Do I have to be privacy shield certified?

No, privacy shield is for the transfer of personal data in between the US and the EU.

If a consumer makes a request for access or deletion for one company’s event, is that request carried across all companies whose Cvent-powered events the consumer have attended?

No. The consumer cannot come directly to Cvent to make the request. If we receive those types of requests, we point the individual back to the host of the event and the host needs to submit a request on behalf of the invitee/attendee through our approved form. The form asks you, the event host, for your specific account ID's and we only process the request within that account. In short, Cvent does not take a single request from a consumer and apply it across all of our customers’ accounts.

We ask attendees to opt in to have their email shared with sponsors and exhibitors who then purchase these lists. Since payment is being made, do we need to explicitly disclose that?

Since you're asking for consent, which goes beyond the legal requirement of CCPA, presumably you are already disclosing how the information is being shared and with whom. Under the CCPA, your Privacy Policy must disclose, among other things, what information you're collecting and for what purposes, including whether you sell Consumer’s personal information. That being said, we believe it's always best to check with your own legal counsel, who may know the specifics of your events, what information you're collecting, etc.

What notice will Cvent be providing in terms of how the data of California residents is handled with regards to CCPA?

Cvent will update its privacy policy by January 1, 2020, the effective date for CCPA, to include a section for California residents detailing the required disclosures. Our updated policy will detail the new California rights and how they can exercise them. Our privacy policy already discloses categories of information collected, but the update will provide some additional CCPA-specific items for clarity. We will also provide a link to an opt-out page.

Cvent also has the functionality for a customer to include a link to their own privacy policy where these disclosures can be made and tailored for their intended use. Cvent’s event products will also have the ability to include a “Do Not Sell My Personal Information” function where customers deem appropriate for their use.

What if an attendee asks to be anonymized more than 45-days prior to the event? Would it violate the law to leave that person’s information in the system for name badge printing and hotel reservations?

No. There are a number of exceptions under the CCPA to complying with a consumer’s deletion request. For example, a business is not required to comply with a consumer’s request to delete the consumer’s personal information if it is necessary for the business to maintain the consumer’s personal information to:

  • Complete the transaction for which the personal information was collected;
  • Provide a good or service requested by the consumer;
  • Reasonably anticipate within the context of a business’s ongoing business relationship with the consumer; or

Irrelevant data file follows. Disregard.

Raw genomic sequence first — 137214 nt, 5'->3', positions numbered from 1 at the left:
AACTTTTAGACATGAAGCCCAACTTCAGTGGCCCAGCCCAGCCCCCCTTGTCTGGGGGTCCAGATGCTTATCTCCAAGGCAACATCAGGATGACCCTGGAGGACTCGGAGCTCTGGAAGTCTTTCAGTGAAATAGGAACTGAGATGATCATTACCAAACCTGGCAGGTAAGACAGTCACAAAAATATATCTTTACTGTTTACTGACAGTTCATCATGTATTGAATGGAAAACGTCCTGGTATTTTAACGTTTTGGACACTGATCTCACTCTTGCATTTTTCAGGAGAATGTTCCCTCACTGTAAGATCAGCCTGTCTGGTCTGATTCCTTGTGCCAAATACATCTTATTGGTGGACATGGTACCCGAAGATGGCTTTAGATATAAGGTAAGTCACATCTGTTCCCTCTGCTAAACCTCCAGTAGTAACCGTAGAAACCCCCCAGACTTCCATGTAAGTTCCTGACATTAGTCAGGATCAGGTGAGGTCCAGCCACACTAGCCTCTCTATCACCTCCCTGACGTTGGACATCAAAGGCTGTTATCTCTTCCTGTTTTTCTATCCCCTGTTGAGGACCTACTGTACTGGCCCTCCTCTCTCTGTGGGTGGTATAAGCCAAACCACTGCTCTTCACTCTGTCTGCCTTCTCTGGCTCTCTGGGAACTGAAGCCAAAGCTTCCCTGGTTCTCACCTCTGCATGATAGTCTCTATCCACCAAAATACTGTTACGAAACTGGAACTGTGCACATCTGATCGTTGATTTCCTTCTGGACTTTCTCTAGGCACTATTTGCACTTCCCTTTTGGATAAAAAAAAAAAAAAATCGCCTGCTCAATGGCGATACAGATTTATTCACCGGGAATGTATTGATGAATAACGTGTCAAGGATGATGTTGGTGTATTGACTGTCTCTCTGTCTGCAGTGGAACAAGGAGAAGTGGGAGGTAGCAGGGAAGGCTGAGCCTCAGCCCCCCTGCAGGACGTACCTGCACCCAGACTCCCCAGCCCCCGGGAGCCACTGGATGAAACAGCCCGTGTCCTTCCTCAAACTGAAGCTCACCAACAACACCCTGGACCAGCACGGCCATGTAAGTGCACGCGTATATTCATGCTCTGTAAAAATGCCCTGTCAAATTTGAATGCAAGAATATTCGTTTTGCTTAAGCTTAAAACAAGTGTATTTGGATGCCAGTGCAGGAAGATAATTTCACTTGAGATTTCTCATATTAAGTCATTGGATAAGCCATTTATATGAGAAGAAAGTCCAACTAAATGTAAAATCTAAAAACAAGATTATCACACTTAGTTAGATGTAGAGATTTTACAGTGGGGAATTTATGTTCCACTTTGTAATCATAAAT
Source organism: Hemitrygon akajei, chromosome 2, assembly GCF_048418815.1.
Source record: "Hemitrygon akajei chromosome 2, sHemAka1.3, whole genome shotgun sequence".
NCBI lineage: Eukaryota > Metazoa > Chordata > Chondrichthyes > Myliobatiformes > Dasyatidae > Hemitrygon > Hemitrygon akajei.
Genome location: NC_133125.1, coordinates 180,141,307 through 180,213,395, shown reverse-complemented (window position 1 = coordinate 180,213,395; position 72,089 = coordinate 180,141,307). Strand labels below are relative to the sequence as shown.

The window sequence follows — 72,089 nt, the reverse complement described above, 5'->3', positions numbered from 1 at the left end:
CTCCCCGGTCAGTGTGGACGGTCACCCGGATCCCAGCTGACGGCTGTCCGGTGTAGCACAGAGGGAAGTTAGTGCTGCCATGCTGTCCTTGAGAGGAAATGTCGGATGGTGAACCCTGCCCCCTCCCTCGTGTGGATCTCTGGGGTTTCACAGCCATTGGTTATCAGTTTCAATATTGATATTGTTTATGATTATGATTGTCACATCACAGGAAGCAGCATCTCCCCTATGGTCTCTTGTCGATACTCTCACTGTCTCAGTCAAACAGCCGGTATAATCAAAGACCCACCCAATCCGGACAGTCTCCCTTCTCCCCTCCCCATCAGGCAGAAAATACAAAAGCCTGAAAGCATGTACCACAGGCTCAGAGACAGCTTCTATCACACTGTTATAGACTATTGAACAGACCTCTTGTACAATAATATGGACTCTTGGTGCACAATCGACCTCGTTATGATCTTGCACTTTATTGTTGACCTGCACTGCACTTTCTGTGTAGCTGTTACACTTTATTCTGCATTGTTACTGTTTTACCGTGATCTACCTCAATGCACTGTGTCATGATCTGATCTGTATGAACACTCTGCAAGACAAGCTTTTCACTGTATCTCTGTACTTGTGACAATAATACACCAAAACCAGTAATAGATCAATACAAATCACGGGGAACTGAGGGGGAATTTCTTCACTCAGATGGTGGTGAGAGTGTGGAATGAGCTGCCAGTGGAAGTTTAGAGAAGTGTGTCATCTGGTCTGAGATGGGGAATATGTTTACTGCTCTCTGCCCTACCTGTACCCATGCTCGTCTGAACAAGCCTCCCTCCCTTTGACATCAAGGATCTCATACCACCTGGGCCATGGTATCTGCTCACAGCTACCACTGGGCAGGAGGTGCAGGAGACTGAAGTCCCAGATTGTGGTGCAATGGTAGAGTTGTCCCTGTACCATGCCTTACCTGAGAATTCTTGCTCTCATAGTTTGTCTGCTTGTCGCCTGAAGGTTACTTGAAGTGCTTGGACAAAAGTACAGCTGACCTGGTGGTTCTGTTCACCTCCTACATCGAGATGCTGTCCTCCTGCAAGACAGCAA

• Otherwise perform a contract between the business and the consumer.
If a non-profit that is not subject to CCPA hires a company that is subject to the CCPA to help run an event (e.g., a third-party planner), does the non-profit have to comply with CCPA requests for deletion or opt-out of “sale” since it hired the for-prof

Many non-profit organizations are not likely covered under the law (see next response below) and may not have to meet the CCPA obligations. A non-profit that is not covered by the CCPA and hires a business covered by the CCPA (e.g., a third party planner) is not going to create new obligations for the non-profit entity. The hired entity (e.g., the TPP) that is covered under the CCPA may still have obligations under the CCPA. 

Some non-profits make well over $25M in revenue. Does the law specify that all non-profits, regardless of revenue volume are exempt?

The definition of business under CCPA is an entity operated for profit. Generally, CCPA does not apply to non-profits unless it controls a for-profit entity in its structure, which is why independent legal advice is recommended to analyze your organization’s structure and obligations. If an organization concludes the CCPA applies to them, then Cvent and its products can assist the customer is meeting its CCPA obligations for its events and meetings.

Learn more about how we can help you be CCPA compliant

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Cvent provides this material for informational purposes only. The material provided herein is general and in summary form and is not intended to be comprehensive. Further, it is not intended to be legal advice and should not be construed as such. Nothing herein should be relied upon or used without consulting a lawyer, data protection officer or other professional advisor who will consider your specific circumstances, possible changes to applicable laws, rules and regulations, and other legal and privacy issues. Receipt of this material does not establish an attorney-client relationship.